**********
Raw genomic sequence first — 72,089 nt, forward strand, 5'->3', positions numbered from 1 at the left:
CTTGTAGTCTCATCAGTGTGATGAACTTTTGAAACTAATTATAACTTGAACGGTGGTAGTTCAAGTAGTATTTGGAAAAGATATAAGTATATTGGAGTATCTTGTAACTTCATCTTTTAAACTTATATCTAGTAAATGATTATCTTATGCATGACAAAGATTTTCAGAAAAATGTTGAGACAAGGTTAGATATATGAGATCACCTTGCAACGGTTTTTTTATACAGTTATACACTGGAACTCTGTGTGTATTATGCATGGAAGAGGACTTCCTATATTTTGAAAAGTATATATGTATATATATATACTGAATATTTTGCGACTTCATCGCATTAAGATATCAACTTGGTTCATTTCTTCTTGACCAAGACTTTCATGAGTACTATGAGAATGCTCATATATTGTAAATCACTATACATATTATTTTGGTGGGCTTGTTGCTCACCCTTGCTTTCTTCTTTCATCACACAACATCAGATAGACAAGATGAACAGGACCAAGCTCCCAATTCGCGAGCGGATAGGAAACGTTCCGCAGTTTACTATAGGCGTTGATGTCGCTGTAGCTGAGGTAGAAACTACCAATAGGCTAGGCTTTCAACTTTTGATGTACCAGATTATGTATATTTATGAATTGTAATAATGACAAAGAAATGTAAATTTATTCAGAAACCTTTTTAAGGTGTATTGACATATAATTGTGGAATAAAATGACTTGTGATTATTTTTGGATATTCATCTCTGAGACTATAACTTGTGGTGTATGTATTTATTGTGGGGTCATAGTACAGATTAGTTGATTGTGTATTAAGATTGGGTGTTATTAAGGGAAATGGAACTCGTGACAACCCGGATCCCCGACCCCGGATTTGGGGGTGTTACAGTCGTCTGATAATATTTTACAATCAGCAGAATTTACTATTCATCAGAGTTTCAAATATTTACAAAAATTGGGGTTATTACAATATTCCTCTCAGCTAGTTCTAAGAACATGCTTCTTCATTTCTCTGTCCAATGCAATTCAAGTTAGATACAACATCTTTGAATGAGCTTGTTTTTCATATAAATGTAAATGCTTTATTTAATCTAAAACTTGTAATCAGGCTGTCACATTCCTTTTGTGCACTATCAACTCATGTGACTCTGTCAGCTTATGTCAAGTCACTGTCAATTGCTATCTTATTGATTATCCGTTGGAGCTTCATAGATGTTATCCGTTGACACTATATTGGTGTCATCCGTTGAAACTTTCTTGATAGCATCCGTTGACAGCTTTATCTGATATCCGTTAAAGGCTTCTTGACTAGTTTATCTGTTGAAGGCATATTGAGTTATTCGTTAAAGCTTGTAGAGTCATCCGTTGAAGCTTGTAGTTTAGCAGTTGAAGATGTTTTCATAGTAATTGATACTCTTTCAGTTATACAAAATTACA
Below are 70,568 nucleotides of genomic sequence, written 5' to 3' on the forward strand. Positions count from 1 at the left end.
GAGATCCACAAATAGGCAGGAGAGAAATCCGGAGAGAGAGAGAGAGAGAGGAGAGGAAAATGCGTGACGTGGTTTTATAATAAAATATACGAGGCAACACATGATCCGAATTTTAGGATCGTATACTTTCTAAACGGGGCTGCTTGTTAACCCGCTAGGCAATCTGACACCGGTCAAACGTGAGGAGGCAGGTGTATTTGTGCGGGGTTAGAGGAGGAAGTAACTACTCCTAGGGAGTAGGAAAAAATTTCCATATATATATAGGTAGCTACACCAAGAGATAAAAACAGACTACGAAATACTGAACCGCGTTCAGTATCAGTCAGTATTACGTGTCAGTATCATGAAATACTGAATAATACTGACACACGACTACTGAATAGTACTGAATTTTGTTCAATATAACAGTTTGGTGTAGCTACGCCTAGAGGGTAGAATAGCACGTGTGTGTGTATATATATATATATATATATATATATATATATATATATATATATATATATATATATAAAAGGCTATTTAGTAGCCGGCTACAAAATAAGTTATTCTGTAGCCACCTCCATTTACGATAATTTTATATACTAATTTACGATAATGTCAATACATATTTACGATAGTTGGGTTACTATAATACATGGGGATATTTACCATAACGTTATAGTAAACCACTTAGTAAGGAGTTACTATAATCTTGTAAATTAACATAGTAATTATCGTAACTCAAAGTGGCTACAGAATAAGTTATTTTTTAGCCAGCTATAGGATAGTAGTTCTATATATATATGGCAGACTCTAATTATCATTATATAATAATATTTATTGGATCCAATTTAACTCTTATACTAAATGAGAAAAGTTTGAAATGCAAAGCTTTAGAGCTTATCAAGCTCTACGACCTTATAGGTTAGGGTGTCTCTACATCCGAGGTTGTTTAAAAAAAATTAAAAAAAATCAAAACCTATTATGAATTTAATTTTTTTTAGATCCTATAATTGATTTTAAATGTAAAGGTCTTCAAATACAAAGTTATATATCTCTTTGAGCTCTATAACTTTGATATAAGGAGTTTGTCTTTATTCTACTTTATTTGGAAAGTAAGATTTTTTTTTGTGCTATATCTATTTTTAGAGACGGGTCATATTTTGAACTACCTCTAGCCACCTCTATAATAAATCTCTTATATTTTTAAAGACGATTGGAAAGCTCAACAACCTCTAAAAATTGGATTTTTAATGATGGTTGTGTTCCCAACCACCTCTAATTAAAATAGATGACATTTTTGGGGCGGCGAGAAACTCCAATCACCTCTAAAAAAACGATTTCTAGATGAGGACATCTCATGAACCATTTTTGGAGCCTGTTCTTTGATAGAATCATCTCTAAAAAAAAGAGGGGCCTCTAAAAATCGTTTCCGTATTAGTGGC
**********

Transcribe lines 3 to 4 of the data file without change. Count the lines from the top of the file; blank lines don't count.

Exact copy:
Below are 70,568 nucleotides of genomic sequence, written 5' to 3' on the forward strand. Positions count from 1 at the left end.
GAGATCCACAAATAGGCAGGAGAGAAATCCGGAGAGAGAGAGAGAGAGAGGAGAGGAAAATGCGTGACGTGGTTTTATAATAAAATATACGAGGCAACACATGATCCGAATTTTAGGATCGTATACTTTCTAAACGGGGCTGCTTGTTAACCCGCTAGGCAATCTGACACCGGTCAAACGTGAGGAGGCAGGTGTATTTGTGCGGGGTTAGAGGAGGAAGTAACTACTCCTAGGGAGTAGGAAAAAATTTCCATATATATATAGGTAGCTACACCAAGAGATAAAAACAGACTACGAAATACTGAACCGCGTTCAGTATCAGTCAGTATTACGTGTCAGTATCATGAAATACTGAATAATACTGACACACGACTACTGAATAGTACTGAATTTTGTTCAATATAACAGTTTGGTGTAGCTACGCCTAGAGGGTAGAATAGCACGTGTGTGTGTATATATATATATATATATATATATATATATATATATATATATATATATATATATATAAAAGGCTATTTAGTAGCCGGCTACAAAATAAGTTATTCTGTAGCCACCTCCATTTACGATAATTTTATATACTAATTTACGATAATGTCAATACATATTTACGATAGTTGGGTTACTATAATACATGGGGATATTTACCATAACGTTATAGTAAACCACTTAGTAAGGAGTTACTATAATCTTGTAAATTAACATAGTAATTATCGTAACTCAAAGTGGCTACAGAATAAGTTATTTTTTAGCCAGCTATAGGATAGTAGTTCTATATATATATGGCAGACTCTAATTATCATTATATAATAATATTTATTGGATCCAATTTAACTCTTATACTAAATGAGAAAAGTTTGAAATGCAAAGCTTTAGAGCTTATCAAGCTCTACGACCTTATAGGTTAGGGTGTCTCTACATCCGAGGTTGTTTAAAAAAAATTAAAAAAAATCAAAACCTATTATGAATTTAATTTTTTTTAGATCCTATAATTGATTTTAAATGTAAAGGTCTTCAAATACAAAGTTATATATCTCTTTGAGCTCTATAACTTTGATATAAGGAGTTTGTCTTTATTCTACTTTATTTGGAAAGTAAGATTTTTTTTTGTGCTATATCTATTTTTAGAGACGGGTCATATTTTGAACTACCTCTAGCCACCTCTATAATAAATCTCTTATATTTTTAAAGACGATTGGAAAGCTCAACAACCTCTAAAAATTGGATTTTTAATGATGGTTGTGTTCCCAACCACCTCTAATTAAAATAGATGACATTTTTGGGGCGGCGAGAAACTCCAATCACCTCTAAAAAAACGATTTCTAGATGAGGACATCTCATGAACCATTTTTGGAGCCTGTTCTTTGATAGAATCATCTCTAAAAAAAAGAGGGGCCTCTAAAAATCGTTTCCGTATTAGTGGC